Particular standout sequences include the Bird of Prey shooting the floating satellite, which now takes place near a star and thus is awash in sunlight, the shuttlecraft’s docking with the Enterprise in Earth orbit, a wonderful new zoom-in sequence from the exterior of the ship into one of the forward windows where Spock is contemplating in the forward lounge, the shuttlecraft crash and battle scene, and the Enterprise’s journey through the Great Barrier.
However, as with the TMP Director’s Edition, nearly equal importance is given to what is cut out as much as what is put in. The poorly matted shot’s of Kirk’s fall from El Capitan are removed, making the fall faster and more kinetic. And the climb up the deck shaft cleverly removes most of the deck numbers from the shaft walls- a big eyesore for fans for years!
But the biggest standout scene- and the one I was most looking forward to- was the emergence of the false “God’s” true form…a rock-like creature of fierce power and creepiness. While it’s not as spectacular as Shatner may have envisioned in the beginning (he had initially wanted six such creatures for the climax), Jaspers and Phineas made clever use of some test-screening footage that was available as well along with CG renditions of the creature and other film elements to create a sequence where Kirk narrowly escapes the creature’s clutches.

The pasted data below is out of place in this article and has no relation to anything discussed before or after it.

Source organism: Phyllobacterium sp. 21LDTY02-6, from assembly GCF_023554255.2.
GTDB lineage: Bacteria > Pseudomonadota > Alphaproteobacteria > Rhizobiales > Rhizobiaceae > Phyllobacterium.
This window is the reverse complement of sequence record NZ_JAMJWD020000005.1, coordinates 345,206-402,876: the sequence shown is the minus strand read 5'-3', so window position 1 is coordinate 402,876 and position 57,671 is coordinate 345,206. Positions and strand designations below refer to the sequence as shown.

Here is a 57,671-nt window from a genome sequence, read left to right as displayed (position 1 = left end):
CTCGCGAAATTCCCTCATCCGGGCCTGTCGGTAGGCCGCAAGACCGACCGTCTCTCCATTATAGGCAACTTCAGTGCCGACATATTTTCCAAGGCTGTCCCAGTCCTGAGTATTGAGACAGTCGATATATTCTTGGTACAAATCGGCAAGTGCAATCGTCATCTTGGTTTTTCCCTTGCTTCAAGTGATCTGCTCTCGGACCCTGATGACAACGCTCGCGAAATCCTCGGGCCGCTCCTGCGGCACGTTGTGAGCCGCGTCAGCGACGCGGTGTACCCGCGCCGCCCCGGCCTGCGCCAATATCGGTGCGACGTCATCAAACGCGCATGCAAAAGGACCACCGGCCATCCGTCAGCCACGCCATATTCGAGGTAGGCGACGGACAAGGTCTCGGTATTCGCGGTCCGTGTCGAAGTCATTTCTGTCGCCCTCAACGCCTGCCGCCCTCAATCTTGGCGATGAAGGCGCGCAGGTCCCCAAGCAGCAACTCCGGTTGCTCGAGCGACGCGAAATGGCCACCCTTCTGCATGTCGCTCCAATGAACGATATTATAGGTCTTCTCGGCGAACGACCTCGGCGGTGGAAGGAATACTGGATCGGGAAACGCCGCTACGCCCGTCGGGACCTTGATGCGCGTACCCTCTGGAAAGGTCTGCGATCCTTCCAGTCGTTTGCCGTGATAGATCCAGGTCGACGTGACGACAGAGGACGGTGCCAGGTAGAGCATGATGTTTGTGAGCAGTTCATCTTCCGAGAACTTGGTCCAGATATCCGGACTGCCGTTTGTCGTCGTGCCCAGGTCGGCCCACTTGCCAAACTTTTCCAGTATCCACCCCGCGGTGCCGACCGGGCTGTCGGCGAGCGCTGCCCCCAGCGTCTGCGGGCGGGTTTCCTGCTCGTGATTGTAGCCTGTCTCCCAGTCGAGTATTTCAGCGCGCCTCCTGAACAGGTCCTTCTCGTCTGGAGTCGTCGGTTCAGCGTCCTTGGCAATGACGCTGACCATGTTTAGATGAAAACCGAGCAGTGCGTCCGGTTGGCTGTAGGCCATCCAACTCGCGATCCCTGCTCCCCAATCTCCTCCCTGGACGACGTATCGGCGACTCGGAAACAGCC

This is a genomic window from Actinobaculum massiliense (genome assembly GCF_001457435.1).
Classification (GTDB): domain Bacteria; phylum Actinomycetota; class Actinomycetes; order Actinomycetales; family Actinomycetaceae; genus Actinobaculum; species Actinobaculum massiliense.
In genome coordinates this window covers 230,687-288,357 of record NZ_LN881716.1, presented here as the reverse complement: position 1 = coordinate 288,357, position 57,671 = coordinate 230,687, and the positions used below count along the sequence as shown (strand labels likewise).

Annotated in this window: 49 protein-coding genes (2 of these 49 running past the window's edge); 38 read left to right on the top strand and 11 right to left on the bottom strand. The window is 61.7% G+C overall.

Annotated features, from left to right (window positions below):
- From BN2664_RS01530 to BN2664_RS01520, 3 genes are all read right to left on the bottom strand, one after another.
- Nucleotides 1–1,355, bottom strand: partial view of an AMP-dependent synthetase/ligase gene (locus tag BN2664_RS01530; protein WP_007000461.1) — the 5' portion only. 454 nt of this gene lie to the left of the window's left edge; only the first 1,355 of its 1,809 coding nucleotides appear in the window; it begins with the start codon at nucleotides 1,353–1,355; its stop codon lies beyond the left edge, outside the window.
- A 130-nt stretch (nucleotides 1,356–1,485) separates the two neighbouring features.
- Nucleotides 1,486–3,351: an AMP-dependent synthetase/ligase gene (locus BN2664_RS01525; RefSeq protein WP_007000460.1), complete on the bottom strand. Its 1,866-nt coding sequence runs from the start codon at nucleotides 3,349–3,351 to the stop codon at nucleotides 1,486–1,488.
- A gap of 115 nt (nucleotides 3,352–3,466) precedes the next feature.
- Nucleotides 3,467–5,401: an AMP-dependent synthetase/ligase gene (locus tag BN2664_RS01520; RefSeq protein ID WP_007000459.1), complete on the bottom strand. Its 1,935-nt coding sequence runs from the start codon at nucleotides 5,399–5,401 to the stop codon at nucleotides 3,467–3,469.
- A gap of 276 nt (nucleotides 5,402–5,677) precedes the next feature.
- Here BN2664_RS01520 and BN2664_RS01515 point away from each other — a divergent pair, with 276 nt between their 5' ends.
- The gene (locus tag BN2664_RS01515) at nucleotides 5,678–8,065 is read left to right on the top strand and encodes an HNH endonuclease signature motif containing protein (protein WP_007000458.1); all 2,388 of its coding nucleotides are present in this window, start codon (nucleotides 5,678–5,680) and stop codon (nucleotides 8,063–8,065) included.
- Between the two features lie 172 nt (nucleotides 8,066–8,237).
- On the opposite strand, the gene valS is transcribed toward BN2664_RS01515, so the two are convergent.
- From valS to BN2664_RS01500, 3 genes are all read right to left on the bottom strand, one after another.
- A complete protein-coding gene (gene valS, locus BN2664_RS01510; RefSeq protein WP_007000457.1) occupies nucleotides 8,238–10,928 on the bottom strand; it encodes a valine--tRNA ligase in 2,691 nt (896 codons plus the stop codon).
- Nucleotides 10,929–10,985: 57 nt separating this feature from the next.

Ironically, however, it’s the scenes throughout the film where only subtle changes have been made that seem to have little impact yet may have been the most difficult for Jaspers and Phineas to have accomplished. Every sequence no doubt had to be painstakingly remastered frame-by-frame to create this grand new look for the film. The rock-like “God” creature may have been more exciting to watch, but the new shimmer surrounding the false image of God with light bouncing off of our characters may have been a task of even greater magnitude for them.
As for the story itself, something interesting happens whenever I watch a new version of a story I’m already familiar with. It takes on a new level of urgency and deeper meaning than it had before. The themes of man’s quest to find God or deep spiritual meaning, which I admit were completely lost on me when the film first came out when I was a teenager, become far more relatable as you grow older and start to contemplate such things along with your mortality. Just as TMP could get us asking the question “Is this all that I am…is there nothing more?” and pondering the meaning of existence, this film can get us thinking about how we often don’t make the right choice in life…and that’s okay. Kirk says it best in his speech about how pain and guilt are part of our makeup as human beings, and to lose that is to lose ourselves. It has been said that he who tries to live only the “good” parts of life ends up not living at all, and that is at the heart of the story when Kirk says, “I don’t want my pain taken away! I NEED my pain!”